Personal and academic blog. Explores the borderlands between rhetoric, politics and intelligence.


Eschatology and intelligence

After viewing a documentary on Musab al-Zarqawi last night, I woke up this morning with a thought about Eschatology - the knowledge or doctrine about the final days of earth - and Intelligence.

It seems that Eschatology has become a new factor in world politics that intelligence analysts must take seriously. That is, it seems that with the rise of militant strains of political Islam there are forces whom seems to be spurred onwards by the thought about bringing about the final days and the rule of God.

I have already written about the Iranian president Ahmedinejad (all Danish experts I hear pronounce it "Achmedine-shot") and his alleged connections to a sect coveting the return of the 12th Imam. Furthermore it seems to be a desire for the final days that drives Zarqawi as well. The attack on the Shiite shrine in Samarra as well as the attacks on foreign troops and "collaborators" seems to denote a nihilist disregard for all others than Sunni moslems.

But how can eschatology be understood when doing an intelligence analysis?

First of all it can be understood literally: that we really have large groups of people who long for nothing more than total apocalypse, so that the new God-state can rise from the ashes. This really leaves intelligence analysis with some very grim outlooks. How do you do battle with people who longs for death? It doesn't help to kill them it seems.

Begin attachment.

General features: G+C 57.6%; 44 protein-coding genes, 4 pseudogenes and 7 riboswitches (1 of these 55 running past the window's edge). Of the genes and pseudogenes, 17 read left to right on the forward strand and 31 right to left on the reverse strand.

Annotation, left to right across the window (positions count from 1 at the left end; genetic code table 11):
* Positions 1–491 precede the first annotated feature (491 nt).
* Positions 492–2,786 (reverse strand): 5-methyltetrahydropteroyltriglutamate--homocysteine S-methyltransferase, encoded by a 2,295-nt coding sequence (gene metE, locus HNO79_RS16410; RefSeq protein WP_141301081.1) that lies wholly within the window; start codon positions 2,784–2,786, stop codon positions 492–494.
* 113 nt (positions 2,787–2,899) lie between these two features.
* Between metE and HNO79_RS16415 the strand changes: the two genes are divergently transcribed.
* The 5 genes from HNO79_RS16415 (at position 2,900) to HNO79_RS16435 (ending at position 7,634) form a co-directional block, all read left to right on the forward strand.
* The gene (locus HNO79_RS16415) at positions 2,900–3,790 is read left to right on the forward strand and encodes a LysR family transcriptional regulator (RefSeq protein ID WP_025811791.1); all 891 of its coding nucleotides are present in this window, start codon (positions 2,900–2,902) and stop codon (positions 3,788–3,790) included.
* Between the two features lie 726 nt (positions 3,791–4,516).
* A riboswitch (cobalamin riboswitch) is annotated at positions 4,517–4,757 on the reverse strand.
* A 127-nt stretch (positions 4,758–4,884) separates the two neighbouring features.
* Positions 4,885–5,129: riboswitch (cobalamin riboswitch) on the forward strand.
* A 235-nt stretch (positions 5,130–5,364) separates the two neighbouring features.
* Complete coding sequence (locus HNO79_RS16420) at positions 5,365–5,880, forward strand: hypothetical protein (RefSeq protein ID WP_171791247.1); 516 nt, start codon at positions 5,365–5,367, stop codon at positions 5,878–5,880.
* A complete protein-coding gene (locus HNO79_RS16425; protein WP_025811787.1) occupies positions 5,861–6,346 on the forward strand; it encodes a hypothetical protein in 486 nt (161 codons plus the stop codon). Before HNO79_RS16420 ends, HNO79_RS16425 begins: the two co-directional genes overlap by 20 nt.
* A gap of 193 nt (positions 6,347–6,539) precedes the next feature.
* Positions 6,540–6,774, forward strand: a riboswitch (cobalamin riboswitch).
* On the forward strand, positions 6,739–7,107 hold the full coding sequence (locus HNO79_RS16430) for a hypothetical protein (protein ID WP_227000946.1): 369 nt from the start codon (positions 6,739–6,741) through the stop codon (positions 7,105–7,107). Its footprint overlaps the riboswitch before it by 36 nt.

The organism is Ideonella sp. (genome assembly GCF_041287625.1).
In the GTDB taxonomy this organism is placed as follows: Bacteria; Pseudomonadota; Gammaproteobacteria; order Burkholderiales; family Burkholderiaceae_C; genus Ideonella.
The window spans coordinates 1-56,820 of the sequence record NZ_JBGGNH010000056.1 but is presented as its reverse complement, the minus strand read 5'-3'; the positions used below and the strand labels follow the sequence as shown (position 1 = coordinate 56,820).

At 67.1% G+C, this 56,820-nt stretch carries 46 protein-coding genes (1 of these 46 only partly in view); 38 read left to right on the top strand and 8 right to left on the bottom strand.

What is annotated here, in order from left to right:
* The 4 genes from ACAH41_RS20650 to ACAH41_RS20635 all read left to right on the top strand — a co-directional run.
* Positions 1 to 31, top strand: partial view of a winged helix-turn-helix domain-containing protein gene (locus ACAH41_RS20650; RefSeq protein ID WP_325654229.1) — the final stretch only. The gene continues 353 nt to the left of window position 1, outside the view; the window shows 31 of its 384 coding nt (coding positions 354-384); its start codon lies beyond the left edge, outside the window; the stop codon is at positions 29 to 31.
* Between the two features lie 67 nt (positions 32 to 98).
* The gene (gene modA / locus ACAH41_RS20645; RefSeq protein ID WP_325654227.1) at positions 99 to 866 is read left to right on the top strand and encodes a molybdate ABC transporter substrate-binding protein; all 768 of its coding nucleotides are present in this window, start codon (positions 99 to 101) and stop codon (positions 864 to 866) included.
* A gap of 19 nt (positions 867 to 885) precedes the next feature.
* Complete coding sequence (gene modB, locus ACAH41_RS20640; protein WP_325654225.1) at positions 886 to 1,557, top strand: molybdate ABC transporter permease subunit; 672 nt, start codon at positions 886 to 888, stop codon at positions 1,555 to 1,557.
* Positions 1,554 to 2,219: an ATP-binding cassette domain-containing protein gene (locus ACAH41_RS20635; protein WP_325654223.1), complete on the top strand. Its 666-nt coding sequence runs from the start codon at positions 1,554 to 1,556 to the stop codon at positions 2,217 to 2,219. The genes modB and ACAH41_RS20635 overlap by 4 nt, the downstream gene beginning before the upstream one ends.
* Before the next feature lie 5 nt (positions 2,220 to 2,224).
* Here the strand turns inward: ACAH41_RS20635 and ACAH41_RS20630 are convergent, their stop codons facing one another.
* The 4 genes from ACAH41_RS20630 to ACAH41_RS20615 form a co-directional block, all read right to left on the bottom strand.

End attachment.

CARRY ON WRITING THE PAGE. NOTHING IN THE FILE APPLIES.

Secondly it can be understood as a desire that will eventually crumble in the meeting with reality, namely privileges. When you have something that you care for or that you want to maintain, you are less likely to dream for the total destruction of everything. This was the strategy that was used around Europe to contain socialism and the workers' movements. If you bestow people privileges and power, they are less likely to topple the system that grants these privileges.

Third, the eschatologism can be seen as a rhetorical strategy. By aiming for the end of days in your official ideology you scare your enemies and gives your followers a clearly defiable goal to strive for. However, the political agenda must very different from ending it all - there is no idea in political manouvering if it is to destroy political life itself.

I know that there are studies, theological and otherwise, about eschatology and that the American far right as well as the Danish (far) right has been analysed that way. An obvious rhetorical and strategic task lies in that study.


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